Our Sitars are crafted by skilled artisans in the heartland of India. For over 20 years, Stephan Mikés has been delighting audiences and listeners around the world with his performances and compositions. Visit www.StephanMikes.com to listen to great Sitar music from Stephan Mikes, purchase CDs, or book him for an event!
Natraj Sitar, Single Toomba This Natraj brand, single toomba sitar features standard decorations and comes in a selection of finishes.
Banjira Deluxe Sitar, Double Toomba This Banjira Deluxe Sitar is a choice of serious students, as well as players that want a quality sitar at a great price. It features standard decorations with a natural finish, and double toomba.
Sardar Professional Sitar, Double Toomba Professional Sitar made by Monoj Kumar Sardar & Bros. Sons of Khagen Sardar. A value priced professional quality Sitar with double toomba, 5 main, 2 chikari and 13 sympathetic strings.
G. Rosul "Fusion" Acoustic Sitar Featuring a guitar body, this Sitar can be played the many guitar positions, and is easier to transport.
Parts of Sitars
Avoid any thoughts that the sitar is a giant Indian guitar. Both have necks and strings; the similarity ends there. The hollow neck (dandi) of a sitar is crafted from tun or teakwood. The main resonator (tumba) is carved from a large seasoned gourd (kaddu ka tumba). There may be an additional, smaller, wood gourd (lakadi ka tumba) attached to the neck. A series of arched metal frets (parda) are tied to the neck and their positions may be adjusted to alter the pitch.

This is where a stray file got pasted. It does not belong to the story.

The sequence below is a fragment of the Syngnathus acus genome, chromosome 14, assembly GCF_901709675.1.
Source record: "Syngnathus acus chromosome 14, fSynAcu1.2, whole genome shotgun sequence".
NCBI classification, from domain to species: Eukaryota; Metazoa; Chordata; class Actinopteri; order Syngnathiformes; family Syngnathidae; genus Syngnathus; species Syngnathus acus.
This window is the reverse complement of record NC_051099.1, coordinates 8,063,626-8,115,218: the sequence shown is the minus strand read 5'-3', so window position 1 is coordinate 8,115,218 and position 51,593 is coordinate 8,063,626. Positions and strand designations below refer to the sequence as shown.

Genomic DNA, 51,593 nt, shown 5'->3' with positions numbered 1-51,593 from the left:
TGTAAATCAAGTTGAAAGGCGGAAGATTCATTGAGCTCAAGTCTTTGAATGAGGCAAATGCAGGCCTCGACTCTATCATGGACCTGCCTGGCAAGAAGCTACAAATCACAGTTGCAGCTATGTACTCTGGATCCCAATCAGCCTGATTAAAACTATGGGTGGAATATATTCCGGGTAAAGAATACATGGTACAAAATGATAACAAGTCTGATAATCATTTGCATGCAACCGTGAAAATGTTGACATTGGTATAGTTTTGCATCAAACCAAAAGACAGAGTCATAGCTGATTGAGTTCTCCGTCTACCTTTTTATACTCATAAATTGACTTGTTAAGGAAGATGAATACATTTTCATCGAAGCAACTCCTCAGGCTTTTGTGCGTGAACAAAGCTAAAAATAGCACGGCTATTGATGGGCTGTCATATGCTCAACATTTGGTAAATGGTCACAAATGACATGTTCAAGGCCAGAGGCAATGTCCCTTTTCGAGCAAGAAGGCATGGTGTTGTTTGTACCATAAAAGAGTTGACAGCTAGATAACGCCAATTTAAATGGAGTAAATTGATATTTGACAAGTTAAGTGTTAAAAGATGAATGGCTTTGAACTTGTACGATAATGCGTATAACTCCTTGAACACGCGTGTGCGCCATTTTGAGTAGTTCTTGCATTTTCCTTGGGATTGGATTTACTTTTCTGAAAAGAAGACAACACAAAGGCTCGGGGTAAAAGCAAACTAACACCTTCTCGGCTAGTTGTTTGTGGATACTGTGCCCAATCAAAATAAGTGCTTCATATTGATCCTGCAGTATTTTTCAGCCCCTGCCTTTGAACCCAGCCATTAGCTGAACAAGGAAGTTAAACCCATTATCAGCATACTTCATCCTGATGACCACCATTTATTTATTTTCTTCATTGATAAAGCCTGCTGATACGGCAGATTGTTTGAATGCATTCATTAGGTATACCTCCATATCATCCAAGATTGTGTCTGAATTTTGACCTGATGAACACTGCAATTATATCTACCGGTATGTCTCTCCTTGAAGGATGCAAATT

With 16 to 18, or more, strings the sitar neck and peg box is a busy place. There are two sizes of tuning pegs (kunti) on the sitar, corresponding to different strings.
The degree of decoration on the tuning pegs, among other things, is an indication of the class of instrument. In general, the fluted and lotus carved tuning pegs denote a higher quality instrument. The larger pegs, on the peg box, are for the main playing strings (bada). The large pegs on the side of the neck are for the drone strings (chikari). The main strings run over the top of the arched metal frets. Each chikari string is held above the frets by its own bone chikari post (mogara). The smaller pegs, on the side of the neck, are for the sympathetic strings (tarak or chota). The sympathetic strings run inside the hollow neck, out through bone grommets (taraf mogara) in the face of the neck and under the frets. As the strings pass over the wood sound board (tabkadi) they pass over one of two bone bridges. The main and chikari strings rest on the main bridge (ghoraj or bada ghoraj). While the sympathetic strings rest on a smaller sympathetic bridge (taraf ka ghoraj or chota ghoraj); both bridges are movable. Just past the bridges, there are usually one to three tuning beads. These may be in the form of eggs, swans, elephants, or other animals. Some sitars may have a brass end plate to secure the strings to the gourd’s base. Others simply have a bone post called the ‘tardami mogara,’ which translates as the jasmine blossoms that hold the strings.